Background: Electronic health (eHealth) is a rapidly evolving field informed by multiple scientific disciplines. Because of this, the use of different terms and concepts to explain the same phenomena and lack of standardization in reporting interventions often leaves a gap that hinders knowledge accumulation. Interventions focused on self-management support of cardiovascular diseases through the use of remote monitoring technologies are a cross-disciplinary area potentially affected by this gap. A review of the underlying frameworks, models, and theories that have informed projects at this crossroad could advance future research and development efforts.
Objective: This research aimed to identify and compare underlying approaches that have informed interventions focused on self-management support of cardiovascular diseases through the use of remote monitoring technologies. The objective was to achieve an understanding of the distinct approaches by highlighting common or conflicting principles, guidelines, and methods.
Methods: The metaethnography approach was used to review and synthesize researchers' reports on how they applied frameworks, models, and theories in their projects. Literature was systematically searched in 7 databases: Scopus, Web of Science, EMBASE, CINAHL, PsycINFO, Association for Computing Machinery Digital Library, and Cochrane Library. Included studies were thoroughly read and coded to extract data for the synthesis. Studies were mainly related by the key ingredients of the underlying approaches they applied. The key ingredients were finally translated across studies and synthesized into thematic clusters.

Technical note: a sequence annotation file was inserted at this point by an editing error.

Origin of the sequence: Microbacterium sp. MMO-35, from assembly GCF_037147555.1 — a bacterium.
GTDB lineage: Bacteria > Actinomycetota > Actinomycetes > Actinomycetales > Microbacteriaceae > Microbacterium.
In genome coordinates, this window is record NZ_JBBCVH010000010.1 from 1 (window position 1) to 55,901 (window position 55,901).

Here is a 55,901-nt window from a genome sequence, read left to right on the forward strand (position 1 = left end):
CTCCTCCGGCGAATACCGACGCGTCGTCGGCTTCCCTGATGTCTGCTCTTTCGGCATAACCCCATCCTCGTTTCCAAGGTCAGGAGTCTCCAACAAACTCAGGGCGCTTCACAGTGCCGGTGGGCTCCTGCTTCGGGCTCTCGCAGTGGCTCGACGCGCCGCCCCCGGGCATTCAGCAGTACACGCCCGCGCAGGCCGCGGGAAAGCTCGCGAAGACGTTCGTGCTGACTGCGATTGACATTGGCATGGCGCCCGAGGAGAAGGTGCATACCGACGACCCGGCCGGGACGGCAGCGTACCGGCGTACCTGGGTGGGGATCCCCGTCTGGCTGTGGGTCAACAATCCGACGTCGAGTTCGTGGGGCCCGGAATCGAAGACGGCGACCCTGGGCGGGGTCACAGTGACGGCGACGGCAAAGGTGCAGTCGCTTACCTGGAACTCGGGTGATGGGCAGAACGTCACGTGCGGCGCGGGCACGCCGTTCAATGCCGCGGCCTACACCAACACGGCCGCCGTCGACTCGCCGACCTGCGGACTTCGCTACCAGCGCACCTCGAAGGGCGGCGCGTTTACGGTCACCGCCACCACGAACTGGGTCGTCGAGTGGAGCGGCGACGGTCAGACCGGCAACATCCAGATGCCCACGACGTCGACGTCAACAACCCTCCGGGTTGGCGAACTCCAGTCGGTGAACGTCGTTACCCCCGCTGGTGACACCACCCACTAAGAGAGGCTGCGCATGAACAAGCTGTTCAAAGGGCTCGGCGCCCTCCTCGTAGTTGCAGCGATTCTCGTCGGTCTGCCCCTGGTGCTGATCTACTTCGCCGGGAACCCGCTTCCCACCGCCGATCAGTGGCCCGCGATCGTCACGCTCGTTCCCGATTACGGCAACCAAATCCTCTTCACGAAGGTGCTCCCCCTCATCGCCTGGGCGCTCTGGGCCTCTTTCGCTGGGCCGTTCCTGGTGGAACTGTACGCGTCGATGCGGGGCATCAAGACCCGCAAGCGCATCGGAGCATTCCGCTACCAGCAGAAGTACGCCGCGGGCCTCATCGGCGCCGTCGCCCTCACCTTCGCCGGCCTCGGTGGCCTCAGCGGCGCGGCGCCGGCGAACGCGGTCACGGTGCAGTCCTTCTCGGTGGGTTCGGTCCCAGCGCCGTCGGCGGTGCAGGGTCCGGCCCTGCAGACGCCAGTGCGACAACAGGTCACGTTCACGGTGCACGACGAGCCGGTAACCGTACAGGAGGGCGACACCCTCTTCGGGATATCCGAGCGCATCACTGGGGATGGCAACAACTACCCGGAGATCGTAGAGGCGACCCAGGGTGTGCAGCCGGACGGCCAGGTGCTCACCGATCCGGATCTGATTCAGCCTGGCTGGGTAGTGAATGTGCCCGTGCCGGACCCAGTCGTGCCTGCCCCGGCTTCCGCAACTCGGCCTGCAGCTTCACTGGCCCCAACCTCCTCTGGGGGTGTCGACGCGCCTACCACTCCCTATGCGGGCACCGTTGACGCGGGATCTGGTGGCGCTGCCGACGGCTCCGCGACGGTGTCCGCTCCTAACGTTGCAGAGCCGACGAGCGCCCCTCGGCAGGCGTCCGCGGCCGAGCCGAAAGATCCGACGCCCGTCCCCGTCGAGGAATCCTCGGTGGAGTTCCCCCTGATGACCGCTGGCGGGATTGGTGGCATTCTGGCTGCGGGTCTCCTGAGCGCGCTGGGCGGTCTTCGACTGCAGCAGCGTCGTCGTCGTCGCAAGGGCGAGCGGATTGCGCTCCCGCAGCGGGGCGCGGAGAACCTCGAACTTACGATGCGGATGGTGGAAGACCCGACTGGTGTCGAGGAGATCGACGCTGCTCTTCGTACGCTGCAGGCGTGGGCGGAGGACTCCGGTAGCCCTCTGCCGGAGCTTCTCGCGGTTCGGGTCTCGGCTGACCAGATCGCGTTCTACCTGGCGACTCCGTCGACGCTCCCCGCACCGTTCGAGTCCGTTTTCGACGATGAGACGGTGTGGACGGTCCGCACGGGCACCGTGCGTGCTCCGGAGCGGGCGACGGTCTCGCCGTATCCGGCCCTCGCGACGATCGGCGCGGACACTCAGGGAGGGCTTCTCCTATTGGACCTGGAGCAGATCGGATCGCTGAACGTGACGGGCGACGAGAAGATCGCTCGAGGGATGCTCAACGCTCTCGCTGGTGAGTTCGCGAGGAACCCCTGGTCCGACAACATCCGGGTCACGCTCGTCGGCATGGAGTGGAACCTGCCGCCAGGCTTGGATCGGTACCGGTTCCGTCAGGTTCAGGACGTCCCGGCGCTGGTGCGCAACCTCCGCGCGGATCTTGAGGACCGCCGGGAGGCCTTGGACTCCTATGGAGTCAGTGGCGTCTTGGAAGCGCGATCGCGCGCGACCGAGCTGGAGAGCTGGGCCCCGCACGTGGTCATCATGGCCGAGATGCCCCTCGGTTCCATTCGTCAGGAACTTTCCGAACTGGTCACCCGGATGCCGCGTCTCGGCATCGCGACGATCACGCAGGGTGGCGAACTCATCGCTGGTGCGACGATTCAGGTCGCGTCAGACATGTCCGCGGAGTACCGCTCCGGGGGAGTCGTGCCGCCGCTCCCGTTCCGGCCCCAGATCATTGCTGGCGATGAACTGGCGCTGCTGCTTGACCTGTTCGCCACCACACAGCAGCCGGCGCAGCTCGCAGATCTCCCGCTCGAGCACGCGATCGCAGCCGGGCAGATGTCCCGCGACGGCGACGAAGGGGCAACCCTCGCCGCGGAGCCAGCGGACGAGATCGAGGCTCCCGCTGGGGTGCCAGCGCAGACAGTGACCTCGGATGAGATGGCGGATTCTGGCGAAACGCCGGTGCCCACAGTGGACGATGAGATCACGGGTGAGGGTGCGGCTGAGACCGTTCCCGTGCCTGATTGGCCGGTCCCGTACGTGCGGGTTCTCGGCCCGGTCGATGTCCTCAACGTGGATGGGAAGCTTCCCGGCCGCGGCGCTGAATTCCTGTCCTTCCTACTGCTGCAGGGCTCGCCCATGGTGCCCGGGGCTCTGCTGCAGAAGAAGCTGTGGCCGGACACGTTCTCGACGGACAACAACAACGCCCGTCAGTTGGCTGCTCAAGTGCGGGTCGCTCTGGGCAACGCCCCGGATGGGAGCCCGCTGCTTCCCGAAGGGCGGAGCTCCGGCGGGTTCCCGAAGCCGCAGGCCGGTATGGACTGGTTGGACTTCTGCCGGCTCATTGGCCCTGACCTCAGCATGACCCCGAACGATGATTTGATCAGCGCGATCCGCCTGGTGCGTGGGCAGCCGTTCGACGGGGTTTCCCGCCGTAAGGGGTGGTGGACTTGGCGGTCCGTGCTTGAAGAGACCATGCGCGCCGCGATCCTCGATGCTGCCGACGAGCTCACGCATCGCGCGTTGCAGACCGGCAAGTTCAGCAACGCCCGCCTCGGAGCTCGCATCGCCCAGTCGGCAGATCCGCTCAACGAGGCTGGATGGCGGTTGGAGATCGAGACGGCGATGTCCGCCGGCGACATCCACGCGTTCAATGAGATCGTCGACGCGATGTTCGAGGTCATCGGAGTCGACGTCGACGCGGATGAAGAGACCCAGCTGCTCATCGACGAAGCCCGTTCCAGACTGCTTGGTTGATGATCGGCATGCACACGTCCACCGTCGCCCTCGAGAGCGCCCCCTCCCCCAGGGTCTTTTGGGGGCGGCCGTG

Results: Of 1224 initial results, 17 articles were included. The articles described research and development of 10 different projects. Frameworks, models, and theories (n=43) applied by the projects were identified. Key ingredients (n=293) of the included articles were mapped to the following themes of eHealth development: (1) it is a participatory process; (2) it creates new infrastructures for improving health care, health, and well-being; (3) it is intertwined with implementation; (4) it integrates theory, evidence, and participatory approaches for persuasive design; (5) it requires continuous evaluation cycles; (6) it targets behavior change; (7) it targets technology adoption; and (8) it targets health-related outcomes.
Conclusions: The findings of this review support and exemplify the numerous possibilities in the use of frameworks, models, and theories to guide research and development of eHealth. Participatory, user-centered design, and integration with empirical evidence and theoretical modeling were widely identified principles in the literature. On the contrary, less attention has been given to the integration of implementation in the development process and supporting novel eHealth-based health care infrastructures. To better integrate theory and evidence, holistic approaches can combine patient-centered studies with consolidated knowledge from expert-based approaches.